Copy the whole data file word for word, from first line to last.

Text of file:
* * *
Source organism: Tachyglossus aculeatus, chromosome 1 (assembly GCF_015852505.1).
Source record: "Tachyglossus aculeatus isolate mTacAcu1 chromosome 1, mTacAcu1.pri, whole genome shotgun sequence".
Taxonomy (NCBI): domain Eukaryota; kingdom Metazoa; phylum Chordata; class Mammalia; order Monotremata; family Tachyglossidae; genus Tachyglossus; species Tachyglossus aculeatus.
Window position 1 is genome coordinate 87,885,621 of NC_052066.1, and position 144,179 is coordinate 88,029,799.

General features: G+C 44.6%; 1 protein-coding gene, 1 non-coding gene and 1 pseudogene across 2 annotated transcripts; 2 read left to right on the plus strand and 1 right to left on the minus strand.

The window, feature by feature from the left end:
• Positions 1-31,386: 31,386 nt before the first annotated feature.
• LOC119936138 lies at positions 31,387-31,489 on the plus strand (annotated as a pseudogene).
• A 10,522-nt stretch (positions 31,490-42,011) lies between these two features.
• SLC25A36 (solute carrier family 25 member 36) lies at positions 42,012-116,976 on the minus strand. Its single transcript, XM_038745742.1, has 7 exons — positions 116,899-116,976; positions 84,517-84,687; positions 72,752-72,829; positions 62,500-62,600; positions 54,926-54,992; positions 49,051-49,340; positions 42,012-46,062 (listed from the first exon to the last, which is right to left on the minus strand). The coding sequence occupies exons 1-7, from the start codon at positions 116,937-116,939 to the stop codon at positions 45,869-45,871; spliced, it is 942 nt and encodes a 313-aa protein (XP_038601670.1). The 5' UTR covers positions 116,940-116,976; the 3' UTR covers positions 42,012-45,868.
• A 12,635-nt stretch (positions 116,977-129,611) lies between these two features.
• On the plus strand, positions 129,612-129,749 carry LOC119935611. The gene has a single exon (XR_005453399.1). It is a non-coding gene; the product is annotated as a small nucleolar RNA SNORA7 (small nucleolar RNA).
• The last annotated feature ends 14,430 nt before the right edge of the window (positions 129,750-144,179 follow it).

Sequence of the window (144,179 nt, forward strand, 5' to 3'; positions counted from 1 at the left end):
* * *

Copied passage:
Source organism: Tachyglossus aculeatus, chromosome 1 (assembly GCF_015852505.1).
Source record: "Tachyglossus aculeatus isolate mTacAcu1 chromosome 1, mTacAcu1.pri, whole genome shotgun sequence".
Taxonomy (NCBI): domain Eukaryota; kingdom Metazoa; phylum Chordata; class Mammalia; order Monotremata; family Tachyglossidae; genus Tachyglossus; species Tachyglossus aculeatus.
Window position 1 is genome coordinate 87,885,621 of NC_052066.1, and position 144,179 is coordinate 88,029,799.

General features: G+C 44.6%; 1 protein-coding gene, 1 non-coding gene and 1 pseudogene across 2 annotated transcripts; 2 read left to right on the plus strand and 1 right to left on the minus strand.

The window, feature by feature from the left end:
• Positions 1-31,386: 31,386 nt before the first annotated feature.
• LOC119936138 lies at positions 31,387-31,489 on the plus strand (annotated as a pseudogene).
• A 10,522-nt stretch (positions 31,490-42,011) lies between these two features.
• SLC25A36 (solute carrier family 25 member 36) lies at positions 42,012-116,976 on the minus strand. Its single transcript, XM_038745742.1, has 7 exons — positions 116,899-116,976; positions 84,517-84,687; positions 72,752-72,829; positions 62,500-62,600; positions 54,926-54,992; positions 49,051-49,340; positions 42,012-46,062 (listed from the first exon to the last, which is right to left on the minus strand). The coding sequence occupies exons 1-7, from the start codon at positions 116,937-116,939 to the stop codon at positions 45,869-45,871; spliced, it is 942 nt and encodes a 313-aa protein (XP_038601670.1). The 5' UTR covers positions 116,940-116,976; the 3' UTR covers positions 42,012-45,868.
• A 12,635-nt stretch (positions 116,977-129,611) lies between these two features.
• On the plus strand, positions 129,612-129,749 carry LOC119935611. The gene has a single exon (XR_005453399.1). It is a non-coding gene; the product is annotated as a small nucleolar RNA SNORA7 (small nucleolar RNA).
• The last annotated feature ends 14,430 nt before the right edge of the window (positions 129,750-144,179 follow it).

Sequence of the window (144,179 nt, forward strand, 5' to 3'; positions counted from 1 at the left end):